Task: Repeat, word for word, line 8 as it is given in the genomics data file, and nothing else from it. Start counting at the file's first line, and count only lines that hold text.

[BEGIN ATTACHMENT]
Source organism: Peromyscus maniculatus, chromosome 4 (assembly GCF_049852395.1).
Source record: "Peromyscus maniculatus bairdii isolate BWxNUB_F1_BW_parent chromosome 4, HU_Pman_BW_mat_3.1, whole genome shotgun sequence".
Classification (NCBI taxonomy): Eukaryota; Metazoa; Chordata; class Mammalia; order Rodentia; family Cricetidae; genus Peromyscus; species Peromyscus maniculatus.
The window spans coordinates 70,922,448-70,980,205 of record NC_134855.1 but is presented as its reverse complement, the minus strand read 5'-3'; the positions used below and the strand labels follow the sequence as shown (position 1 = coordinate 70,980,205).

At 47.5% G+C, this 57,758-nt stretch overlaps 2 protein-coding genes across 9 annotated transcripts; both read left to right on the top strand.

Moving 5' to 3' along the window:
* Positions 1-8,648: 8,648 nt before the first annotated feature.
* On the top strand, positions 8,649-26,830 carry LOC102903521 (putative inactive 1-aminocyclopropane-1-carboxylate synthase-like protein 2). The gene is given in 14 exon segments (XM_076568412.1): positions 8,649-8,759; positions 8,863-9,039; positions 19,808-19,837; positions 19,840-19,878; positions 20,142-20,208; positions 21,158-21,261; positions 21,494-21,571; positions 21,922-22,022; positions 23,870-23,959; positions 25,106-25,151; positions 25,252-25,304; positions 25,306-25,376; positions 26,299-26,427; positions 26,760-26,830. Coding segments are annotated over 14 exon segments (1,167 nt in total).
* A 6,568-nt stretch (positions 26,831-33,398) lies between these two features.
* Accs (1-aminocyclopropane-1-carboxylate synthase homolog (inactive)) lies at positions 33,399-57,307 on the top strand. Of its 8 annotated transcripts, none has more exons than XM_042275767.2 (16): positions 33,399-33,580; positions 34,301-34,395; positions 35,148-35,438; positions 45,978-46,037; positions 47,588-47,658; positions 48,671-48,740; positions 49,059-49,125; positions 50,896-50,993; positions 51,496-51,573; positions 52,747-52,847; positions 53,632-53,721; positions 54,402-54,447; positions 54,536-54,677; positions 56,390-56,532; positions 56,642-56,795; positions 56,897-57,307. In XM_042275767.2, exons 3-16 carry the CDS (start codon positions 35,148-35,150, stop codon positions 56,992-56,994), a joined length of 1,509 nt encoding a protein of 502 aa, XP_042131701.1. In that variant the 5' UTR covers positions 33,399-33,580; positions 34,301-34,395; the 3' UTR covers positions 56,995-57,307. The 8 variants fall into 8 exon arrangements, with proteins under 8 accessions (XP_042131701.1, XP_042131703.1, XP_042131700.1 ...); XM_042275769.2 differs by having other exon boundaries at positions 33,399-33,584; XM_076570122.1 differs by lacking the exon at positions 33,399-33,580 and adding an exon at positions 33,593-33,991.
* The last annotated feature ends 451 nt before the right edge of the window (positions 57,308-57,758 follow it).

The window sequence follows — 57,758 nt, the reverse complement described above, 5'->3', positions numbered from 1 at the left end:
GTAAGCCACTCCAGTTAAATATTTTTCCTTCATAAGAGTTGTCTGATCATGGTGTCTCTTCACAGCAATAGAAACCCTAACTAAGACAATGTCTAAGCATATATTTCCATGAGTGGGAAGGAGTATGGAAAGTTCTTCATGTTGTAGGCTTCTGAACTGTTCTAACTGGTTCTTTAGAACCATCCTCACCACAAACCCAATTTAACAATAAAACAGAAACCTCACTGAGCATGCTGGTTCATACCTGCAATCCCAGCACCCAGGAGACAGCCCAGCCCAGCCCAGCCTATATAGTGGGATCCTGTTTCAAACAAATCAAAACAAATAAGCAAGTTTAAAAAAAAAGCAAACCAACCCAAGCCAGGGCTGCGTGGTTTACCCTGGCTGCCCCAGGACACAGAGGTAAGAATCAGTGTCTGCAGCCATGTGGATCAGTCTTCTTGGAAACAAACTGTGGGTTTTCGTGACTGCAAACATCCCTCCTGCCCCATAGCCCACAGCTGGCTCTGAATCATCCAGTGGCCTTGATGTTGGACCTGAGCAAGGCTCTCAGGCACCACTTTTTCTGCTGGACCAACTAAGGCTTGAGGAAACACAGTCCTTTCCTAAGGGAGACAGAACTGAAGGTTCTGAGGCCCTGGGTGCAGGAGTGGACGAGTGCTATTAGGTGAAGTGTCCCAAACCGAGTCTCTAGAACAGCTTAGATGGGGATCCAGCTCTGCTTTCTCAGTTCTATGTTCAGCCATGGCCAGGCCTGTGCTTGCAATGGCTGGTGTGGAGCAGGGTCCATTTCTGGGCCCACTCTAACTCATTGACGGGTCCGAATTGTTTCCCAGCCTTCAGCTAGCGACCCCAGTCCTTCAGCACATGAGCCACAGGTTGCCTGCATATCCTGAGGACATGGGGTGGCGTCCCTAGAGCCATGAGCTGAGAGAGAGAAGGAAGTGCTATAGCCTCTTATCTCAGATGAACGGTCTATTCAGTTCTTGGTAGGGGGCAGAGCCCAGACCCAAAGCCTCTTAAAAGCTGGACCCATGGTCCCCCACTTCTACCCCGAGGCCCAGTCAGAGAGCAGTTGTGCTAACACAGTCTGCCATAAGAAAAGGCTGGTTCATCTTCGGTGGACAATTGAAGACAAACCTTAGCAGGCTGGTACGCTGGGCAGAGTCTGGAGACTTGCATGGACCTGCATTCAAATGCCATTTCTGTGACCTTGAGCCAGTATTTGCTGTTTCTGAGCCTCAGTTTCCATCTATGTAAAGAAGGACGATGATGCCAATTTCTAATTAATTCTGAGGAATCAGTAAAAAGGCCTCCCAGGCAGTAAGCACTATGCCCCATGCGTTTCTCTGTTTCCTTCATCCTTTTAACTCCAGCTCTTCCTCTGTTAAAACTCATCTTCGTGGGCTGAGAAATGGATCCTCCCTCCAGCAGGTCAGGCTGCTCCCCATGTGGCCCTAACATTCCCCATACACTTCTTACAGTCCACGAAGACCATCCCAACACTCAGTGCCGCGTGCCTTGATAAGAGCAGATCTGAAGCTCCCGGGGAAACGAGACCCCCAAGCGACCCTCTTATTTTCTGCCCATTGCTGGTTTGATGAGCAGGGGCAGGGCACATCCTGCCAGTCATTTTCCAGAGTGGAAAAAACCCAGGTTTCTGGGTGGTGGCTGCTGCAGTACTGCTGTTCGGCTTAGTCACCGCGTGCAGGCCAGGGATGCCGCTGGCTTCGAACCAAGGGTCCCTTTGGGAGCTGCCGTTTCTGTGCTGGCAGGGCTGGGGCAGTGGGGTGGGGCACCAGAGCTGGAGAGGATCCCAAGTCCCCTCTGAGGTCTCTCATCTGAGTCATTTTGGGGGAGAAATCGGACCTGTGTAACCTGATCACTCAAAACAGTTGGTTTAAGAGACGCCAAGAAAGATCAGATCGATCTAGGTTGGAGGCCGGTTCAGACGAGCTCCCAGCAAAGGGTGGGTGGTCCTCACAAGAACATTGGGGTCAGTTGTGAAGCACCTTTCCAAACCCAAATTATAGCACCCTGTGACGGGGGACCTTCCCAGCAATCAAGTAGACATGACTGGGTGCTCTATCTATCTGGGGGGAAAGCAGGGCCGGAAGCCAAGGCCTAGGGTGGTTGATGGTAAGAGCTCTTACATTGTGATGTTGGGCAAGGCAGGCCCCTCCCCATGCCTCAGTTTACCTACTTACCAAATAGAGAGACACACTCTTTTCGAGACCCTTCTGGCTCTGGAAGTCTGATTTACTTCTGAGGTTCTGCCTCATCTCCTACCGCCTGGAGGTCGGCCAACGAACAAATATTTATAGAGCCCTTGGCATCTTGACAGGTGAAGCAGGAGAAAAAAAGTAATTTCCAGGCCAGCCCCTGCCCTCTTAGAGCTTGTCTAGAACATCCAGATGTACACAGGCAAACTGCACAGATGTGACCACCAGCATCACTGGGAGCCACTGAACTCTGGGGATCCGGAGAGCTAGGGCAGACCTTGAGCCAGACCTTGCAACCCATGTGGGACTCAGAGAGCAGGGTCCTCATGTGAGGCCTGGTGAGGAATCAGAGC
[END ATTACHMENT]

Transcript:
* On the top strand, positions 8,649-26,830 carry LOC102903521 (putative inactive 1-aminocyclopropane-1-carboxylate synthase-like protein 2). The gene is given in 14 exon segments (XM_076568412.1): positions 8,649-8,759; positions 8,863-9,039; positions 19,808-19,837; positions 19,840-19,878; positions 20,142-20,208; positions 21,158-21,261; positions 21,494-21,571; positions 21,922-22,022; positions 23,870-23,959; positions 25,106-25,151; positions 25,252-25,304; positions 25,306-25,376; positions 26,299-26,427; positions 26,760-26,830. Coding segments are annotated over 14 exon segments (1,167 nt in total).